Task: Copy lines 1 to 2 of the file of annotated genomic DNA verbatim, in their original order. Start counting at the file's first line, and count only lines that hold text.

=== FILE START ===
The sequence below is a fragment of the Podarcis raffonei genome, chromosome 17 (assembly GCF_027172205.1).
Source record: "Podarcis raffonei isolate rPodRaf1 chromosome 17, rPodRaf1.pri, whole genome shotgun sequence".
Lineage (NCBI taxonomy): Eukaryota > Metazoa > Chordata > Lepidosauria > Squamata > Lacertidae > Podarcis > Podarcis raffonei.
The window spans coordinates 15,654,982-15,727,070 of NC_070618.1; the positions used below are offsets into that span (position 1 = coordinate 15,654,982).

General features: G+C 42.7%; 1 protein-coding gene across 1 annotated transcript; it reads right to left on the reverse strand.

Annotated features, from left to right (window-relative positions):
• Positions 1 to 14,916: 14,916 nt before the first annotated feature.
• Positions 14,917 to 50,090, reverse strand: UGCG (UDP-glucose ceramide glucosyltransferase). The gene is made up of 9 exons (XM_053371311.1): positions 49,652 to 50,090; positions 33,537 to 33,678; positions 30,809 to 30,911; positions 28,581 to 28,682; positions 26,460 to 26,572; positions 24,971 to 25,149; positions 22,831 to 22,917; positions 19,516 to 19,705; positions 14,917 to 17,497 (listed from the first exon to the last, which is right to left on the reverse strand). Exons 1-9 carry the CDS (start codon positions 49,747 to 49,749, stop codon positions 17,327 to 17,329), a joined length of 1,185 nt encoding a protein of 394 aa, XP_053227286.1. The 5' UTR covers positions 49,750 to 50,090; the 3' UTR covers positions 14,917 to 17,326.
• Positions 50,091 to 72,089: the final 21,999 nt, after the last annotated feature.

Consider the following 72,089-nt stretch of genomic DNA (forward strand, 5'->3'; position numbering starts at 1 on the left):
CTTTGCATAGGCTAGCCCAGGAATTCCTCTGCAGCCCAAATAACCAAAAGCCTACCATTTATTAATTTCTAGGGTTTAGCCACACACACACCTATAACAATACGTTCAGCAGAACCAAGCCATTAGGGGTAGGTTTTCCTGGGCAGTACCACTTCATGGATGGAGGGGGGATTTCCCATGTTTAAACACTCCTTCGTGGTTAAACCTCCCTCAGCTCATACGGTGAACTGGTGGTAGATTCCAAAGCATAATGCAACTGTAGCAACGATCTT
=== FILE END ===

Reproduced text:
The sequence below is a fragment of the Podarcis raffonei genome, chromosome 17 (assembly GCF_027172205.1).
Source record: "Podarcis raffonei isolate rPodRaf1 chromosome 17, rPodRaf1.pri, whole genome shotgun sequence".